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Skillet and the Controversial Secular Tour

posted Apr 2, 2011, 9:58 PM by Sarah Brehm   [ updated Apr 17, 2011, 1:10 PM ]

 The Bible teaches us that we are supposed to live in this world, but that we are not of this world. Romans 12:1 tells us not to conform to this world—and Skillet is wholeheartedly choosing not to conform, despite being on a secular tour.

 

There seemed to be a lot of negative buzz when Skillet announced they were going to be part of the Avalanche Tour with Art of Dying, Halestorm, Theory of a Deadman, and Stone Sour—all secular bands. People complained that Skillet was a sell-out, that they had lost their morals, and that there was no way being on this tour was a good influence to their main demographic—Christian teens. Parents complained they couldn’t take their children to a rock show like this.

 

I understand the complaints, but at the same time I don’t. Jesus didn’t hang out with the religious, with those who already believed. He went out among the beggars and thieves, to the grit and grime, to find lost souls. Would those people who were angry with Skillet also have been angry with Christ?

 

I went to Atlanta to support them at the Masquerade Park on April 1. I paid a little extra and got a VIP ticket—this came with merchandise, early entry, and a meet and greet with the band. I eagerly told John and Korey Cooper that this was lucky number 13 for me, and that I went to my first Skillet concert 10 years ago for the Alien Youth tour. “I remember that concert, I think,” said John. “I had blonde hair then.” (Now he has a full beard!) I met the newest member, Jonathan Salas, who replaced Ben Kasica on guitar. And I got a group picture taken.

 

I am warning you now, though—overall this tour is in no way family friendly. If this is a concern to you, wait till Skillet is doing summer Christian festivals to take children. Copious amounts of alcohol were being consumed around me. Cigarette smoke lingered in the air. Women dressed to overly flaunt their curves. When the first band walked on stage, the lead singer carried a bottle of Jack Daniels and prided himself in using the “F” word every chance he got. (seriously, he knew no other adjective). The lead singer of Halestorm was dressed in lingerie and drank wine on stage.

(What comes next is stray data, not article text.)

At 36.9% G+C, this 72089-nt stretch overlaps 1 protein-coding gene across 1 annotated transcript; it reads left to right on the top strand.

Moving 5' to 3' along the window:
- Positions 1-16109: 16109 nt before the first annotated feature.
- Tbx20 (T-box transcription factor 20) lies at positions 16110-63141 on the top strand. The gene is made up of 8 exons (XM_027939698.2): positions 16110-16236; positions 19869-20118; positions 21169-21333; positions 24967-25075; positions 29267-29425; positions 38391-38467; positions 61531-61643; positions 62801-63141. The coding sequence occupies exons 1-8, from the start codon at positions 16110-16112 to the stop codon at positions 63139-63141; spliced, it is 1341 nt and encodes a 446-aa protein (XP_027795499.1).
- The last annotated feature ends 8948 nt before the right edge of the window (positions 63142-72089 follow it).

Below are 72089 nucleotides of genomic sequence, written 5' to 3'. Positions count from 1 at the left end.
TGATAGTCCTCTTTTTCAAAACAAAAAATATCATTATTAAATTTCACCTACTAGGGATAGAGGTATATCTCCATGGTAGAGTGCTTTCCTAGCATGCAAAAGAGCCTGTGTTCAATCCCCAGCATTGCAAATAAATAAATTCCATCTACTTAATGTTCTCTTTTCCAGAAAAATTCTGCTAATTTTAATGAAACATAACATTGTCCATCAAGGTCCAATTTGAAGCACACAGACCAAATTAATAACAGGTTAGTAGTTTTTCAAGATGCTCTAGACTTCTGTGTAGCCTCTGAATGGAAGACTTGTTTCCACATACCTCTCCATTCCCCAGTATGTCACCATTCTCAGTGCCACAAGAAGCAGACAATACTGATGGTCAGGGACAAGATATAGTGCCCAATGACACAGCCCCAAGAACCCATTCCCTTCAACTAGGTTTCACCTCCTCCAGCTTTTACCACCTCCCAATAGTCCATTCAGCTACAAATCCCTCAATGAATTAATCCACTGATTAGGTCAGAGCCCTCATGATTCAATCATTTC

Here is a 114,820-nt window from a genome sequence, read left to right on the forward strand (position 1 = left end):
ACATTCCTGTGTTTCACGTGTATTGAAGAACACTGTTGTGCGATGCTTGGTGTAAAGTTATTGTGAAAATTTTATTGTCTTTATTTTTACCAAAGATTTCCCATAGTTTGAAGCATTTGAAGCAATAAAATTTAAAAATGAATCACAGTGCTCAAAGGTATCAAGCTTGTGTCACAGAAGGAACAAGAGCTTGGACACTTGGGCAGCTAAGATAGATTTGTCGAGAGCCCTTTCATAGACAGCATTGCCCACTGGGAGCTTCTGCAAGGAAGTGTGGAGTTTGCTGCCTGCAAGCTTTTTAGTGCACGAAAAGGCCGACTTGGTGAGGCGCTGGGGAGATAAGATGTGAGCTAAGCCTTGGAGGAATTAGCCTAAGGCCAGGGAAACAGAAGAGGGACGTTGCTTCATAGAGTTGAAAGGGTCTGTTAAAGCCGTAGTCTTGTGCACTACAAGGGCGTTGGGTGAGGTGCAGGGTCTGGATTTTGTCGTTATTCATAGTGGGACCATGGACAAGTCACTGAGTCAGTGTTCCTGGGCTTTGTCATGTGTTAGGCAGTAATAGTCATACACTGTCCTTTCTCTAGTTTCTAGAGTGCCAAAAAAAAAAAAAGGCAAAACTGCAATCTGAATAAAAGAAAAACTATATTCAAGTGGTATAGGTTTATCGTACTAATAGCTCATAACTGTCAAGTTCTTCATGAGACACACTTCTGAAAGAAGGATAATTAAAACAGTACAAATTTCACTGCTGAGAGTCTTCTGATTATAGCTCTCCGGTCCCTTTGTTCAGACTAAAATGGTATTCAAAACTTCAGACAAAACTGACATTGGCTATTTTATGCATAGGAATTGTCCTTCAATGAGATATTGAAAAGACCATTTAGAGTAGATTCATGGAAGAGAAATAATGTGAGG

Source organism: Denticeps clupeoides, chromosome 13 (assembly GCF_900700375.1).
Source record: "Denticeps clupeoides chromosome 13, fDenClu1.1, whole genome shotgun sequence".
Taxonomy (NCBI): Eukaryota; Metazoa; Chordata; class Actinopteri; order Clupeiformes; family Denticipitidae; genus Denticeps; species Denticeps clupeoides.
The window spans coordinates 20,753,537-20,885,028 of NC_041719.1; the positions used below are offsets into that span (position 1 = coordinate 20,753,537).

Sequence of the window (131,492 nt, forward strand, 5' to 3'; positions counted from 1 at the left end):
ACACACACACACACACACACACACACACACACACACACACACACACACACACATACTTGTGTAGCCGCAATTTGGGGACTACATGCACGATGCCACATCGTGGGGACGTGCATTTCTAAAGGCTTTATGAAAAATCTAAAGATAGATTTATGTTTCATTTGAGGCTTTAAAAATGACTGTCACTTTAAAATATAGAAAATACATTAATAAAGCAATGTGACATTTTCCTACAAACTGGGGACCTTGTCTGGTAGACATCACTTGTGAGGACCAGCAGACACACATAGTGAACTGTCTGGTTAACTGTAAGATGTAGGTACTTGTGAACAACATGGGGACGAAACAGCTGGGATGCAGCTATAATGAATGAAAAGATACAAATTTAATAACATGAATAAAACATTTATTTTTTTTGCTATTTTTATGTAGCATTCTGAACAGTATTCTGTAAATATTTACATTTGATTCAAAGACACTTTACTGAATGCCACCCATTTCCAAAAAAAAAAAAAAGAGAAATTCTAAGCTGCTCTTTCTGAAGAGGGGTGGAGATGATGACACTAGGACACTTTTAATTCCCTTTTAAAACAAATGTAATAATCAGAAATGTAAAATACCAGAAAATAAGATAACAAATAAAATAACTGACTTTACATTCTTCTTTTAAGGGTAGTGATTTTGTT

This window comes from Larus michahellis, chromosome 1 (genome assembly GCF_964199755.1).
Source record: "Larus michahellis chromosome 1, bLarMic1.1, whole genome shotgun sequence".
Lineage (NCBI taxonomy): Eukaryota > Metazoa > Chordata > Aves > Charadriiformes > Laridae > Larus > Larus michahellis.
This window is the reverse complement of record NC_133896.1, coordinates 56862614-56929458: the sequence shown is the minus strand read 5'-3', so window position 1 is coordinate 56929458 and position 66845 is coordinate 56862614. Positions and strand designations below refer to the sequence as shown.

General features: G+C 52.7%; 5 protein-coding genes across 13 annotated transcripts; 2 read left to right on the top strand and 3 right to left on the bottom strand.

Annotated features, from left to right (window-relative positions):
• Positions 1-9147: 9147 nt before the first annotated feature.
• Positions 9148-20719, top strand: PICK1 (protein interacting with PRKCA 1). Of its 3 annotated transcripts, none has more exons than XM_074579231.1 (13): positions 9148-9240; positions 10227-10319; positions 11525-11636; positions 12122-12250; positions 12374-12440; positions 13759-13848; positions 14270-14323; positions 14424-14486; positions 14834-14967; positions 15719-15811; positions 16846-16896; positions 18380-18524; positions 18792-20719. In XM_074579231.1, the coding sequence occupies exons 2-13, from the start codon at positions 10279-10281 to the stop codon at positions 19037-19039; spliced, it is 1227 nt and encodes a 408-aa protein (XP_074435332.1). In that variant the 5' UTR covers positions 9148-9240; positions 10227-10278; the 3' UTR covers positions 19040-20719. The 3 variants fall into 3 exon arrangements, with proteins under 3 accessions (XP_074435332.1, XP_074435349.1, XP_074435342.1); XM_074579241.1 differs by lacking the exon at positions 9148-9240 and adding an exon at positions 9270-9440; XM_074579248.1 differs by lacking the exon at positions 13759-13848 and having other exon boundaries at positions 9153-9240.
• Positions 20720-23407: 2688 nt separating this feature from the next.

But then Skillet took the stage with “Sometimes” from Awake (which is about to go platinum). The crowd thunderously roared. Their set was shorter than expected, but it was still ridiculously entertaining with “Hero,” “Monster,” and “Rebirthing,” among others. But the most impressive part of their set was the intro into the current number 1 active rock radio single, “Awake and Alive.” John said, “Do you guys know that every single day, when all of us here wake up in the morning that there is a war going on. And I’m not talking about Iraq. I’m talking about a war for your souls.

 

“And in this war, some people will try to tell you how to live and how to talk, how to think! They tell you what you can and what you cannot believe if you want to fit in. I don’t know about you, but I’m tired of being told what to do.

 

“So, Atlanta, this is what I believe tonight: I am not ashamed of the Gospel of Christ. It is the power of God, of salvation for everyone who believes. So, Georgia, who cares what they say? This is your life, and this is your time. Do not be afraid to be who you are, cause you are awake and alive!”

 

That, right there, is why Skillet is on this tour.

 

Though they were only the third of five bands to perform that night, I left after Skillet’s set. But it was a wonderful night. God was right there among the alcohol and cigarettes because Skillet is not ashamed of Jesus Christ.  

 
 
Words by: Sarah Brehm
Photos by: Sarah Brehm
Video by: youtube user gpjamesmvt
 
 Me and Skillet
 
Jonathan Salas
 
 
Korey Cooper
 
 
Jen Ledger and John Cooper
 
 

Skillet "Awake and Alive" in Atlanta

 
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